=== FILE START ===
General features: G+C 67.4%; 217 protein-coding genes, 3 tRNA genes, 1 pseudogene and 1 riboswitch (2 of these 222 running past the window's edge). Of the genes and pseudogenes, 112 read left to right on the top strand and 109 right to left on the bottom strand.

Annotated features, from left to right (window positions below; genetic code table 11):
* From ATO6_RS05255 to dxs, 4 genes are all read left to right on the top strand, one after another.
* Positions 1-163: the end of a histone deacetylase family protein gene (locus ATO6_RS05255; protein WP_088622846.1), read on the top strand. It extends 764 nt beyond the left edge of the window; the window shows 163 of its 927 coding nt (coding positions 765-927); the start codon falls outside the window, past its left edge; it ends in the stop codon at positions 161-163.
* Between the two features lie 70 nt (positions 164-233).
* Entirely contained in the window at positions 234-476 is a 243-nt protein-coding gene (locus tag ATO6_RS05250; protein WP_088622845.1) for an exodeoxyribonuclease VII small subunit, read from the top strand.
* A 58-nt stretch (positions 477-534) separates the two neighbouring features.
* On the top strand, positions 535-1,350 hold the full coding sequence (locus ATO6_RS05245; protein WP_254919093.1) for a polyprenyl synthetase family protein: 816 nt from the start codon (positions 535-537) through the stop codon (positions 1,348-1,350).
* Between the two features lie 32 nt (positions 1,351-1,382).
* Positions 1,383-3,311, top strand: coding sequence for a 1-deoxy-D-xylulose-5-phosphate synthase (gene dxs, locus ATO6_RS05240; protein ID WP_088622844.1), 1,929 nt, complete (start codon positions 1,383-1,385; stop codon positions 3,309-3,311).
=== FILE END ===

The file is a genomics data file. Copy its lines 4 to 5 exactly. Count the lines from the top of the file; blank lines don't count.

* Positions 1-163: the end of a histone deacetylase family protein gene (locus ATO6_RS05255; protein WP_088622846.1), read on the top strand. It extends 764 nt beyond the left edge of the window; the window shows 163 of its 927 coding nt (coding positions 765-927); the start codon falls outside the window, past its left edge; it ends in the stop codon at positions 161-163.
* Between the two features lie 70 nt (positions 164-233).